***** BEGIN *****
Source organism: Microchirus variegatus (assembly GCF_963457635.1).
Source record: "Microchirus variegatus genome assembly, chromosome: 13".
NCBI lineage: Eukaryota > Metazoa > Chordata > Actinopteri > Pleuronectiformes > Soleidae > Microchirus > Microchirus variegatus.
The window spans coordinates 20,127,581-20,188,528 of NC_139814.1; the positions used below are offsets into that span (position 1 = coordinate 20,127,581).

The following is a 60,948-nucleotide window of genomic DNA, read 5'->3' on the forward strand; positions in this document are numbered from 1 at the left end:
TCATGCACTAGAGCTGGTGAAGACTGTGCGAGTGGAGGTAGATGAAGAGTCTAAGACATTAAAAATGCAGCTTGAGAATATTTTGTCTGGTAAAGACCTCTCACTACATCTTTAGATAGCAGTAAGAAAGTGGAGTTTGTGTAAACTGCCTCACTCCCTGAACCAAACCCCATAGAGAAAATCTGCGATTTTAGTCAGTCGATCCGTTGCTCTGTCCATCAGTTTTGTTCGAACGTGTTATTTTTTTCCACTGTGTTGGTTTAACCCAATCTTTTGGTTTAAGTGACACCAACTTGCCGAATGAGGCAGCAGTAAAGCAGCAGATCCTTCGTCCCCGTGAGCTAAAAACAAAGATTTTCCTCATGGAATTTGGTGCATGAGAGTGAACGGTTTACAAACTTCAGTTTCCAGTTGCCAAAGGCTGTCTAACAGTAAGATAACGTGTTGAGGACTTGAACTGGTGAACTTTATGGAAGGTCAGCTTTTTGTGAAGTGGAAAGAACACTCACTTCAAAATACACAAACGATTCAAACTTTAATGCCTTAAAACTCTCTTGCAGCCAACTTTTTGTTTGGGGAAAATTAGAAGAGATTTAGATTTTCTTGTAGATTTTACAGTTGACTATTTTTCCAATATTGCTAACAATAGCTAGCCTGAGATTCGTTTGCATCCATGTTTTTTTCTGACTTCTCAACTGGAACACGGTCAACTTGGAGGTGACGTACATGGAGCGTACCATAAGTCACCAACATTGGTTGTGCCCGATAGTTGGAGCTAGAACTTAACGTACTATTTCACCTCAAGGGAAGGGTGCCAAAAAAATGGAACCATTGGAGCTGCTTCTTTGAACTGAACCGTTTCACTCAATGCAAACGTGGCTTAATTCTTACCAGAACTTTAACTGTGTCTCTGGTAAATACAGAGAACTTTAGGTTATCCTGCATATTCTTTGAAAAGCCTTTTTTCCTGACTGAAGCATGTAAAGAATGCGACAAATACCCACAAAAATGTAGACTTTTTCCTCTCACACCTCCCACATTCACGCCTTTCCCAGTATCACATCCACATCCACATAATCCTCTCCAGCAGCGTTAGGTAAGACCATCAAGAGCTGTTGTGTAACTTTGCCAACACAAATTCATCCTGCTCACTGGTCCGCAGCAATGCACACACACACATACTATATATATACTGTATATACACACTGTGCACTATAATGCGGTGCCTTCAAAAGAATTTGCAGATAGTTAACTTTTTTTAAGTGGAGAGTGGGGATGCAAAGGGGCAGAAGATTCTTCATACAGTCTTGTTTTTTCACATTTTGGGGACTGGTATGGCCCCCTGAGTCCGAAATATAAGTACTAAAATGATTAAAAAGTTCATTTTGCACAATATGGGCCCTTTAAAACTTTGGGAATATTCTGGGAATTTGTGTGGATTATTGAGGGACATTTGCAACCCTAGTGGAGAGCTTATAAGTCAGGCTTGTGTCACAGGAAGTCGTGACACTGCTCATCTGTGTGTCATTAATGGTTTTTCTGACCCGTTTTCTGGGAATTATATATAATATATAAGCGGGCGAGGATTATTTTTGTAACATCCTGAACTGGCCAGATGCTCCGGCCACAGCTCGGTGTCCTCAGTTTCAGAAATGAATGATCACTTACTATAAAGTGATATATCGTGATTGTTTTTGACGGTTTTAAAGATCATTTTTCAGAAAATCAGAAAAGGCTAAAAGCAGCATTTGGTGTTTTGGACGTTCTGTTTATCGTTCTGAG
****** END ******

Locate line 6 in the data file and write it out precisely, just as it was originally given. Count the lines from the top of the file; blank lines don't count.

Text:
TCATGCACTAGAGCTGGTGAAGACTGTGCGAGTGGAGGTAGATGAAGAGTCTAAGACATTAAAAATGCAGCTTGAGAATATTTTGTCTGGTAAAGACCTCTCACTACATCTTTAGATAGCAGTAAGAAAGTGGAGTTTGTGTAAACTGCCTCACTCCCTGAACCAAACCCCATAGAGAAAATCTGCGATTTTAGTCAGTCGATCCGTTGCTCTGTCCATCAGTTTTGTTCGAACGTGTTATTTTTTTCCACTGTGTTGGTTTAACCCAATCTTTTGGTTTAAGTGACACCAACTTGCCGAATGAGGCAGCAGTAAAGCAGCAGATCCTTCGTCCCCGTGAGCTAAAAACAAAGATTTTCCTCATGGAATTTGGTGCATGAGAGTGAACGGTTTACAAACTTCAGTTTCCAGTTGCCAAAGGCTGTCTAACAGTAAGATAACGTGTTGAGGACTTGAACTGGTGAACTTTATGGAAGGTCAGCTTTTTGTGAAGTGGAAAGAACACTCACTTCAAAATACACAAACGATTCAAACTTTAATGCCTTAAAACTCTCTTGCAGCCAACTTTTTGTTTGGGGAAAATTAGAAGAGATTTAGATTTTCTTGTAGATTTTACAGTTGACTATTTTTCCAATATTGCTAACAATAGCTAGCCTGAGATTCGTTTGCATCCATGTTTTTTTCTGACTTCTCAACTGGAACACGGTCAACTTGGAGGTGACGTACATGGAGCGTACCATAAGTCACCAACATTGGTTGTGCCCGATAGTTGGAGCTAGAACTTAACGTACTATTTCACCTCAAGGGAAGGGTGCCAAAAAAATGGAACCATTGGAGCTGCTTCTTTGAACTGAACCGTTTCACTCAATGCAAACGTGGCTTAATTCTTACCAGAACTTTAACTGTGTCTCTGGTAAATACAGAGAACTTTAGGTTATCCTGCATATTCTTTGAAAAGCCTTTTTTCCTGACTGAAGCATGTAAAGAATGCGACAAATACCCACAAAAATGTAGACTTTTTCCTCTCACACCTCCCACATTCACGCCTTTCCCAGTATCACATCCACATCCACATAATCCTCTCCAGCAGCGTTAGGTAAGACCATCAAGAGCTGTTGTGTAACTTTGCCAACACAAATTCATCCTGCTCACTGGTCCGCAGCAATGCACACACACACATACTATATATATACTGTATATACACACTGTGCACTATAATGCGGTGCCTTCAAAAGAATTTGCAGATAGTTAACTTTTTTTAAGTGGAGAGTGGGGATGCAAAGGGGCAGAAGATTCTTCATACAGTCTTGTTTTTTCACATTTTGGGGACTGGTATGGCCCCCTGAGTCCGAAATATAAGTACTAAAATGATTAAAAAGTTCATTTTGCACAATATGGGCCCTTTAAAACTTTGGGAATATTCTGGGAATTTGTGTGGATTATTGAGGGACATTTGCAACCCTAGTGGAGAGCTTATAAGTCAGGCTTGTGTCACAGGAAGTCGTGACACTGCTCATCTGTGTGTCATTAATGGTTTTTCTGACCCGTTTTCTGGGAATTATATATAATATATAAGCGGGCGAGGATTATTTTTGTAACATCCTGAACTGGCCAGATGCTCCGGCCACAGCTCGGTGTCCTCAGTTTCAGAAATGAATGATCACTTACTATAAAGTGATATATCGTGATTGTTTTTGACGGTTTTAAAGATCATTTTTCAGAAAATCAGAAAAGGCTAAAAGCAGCATTTGGTGTTTTGGACGTTCTGTTTATCGTTCTGAG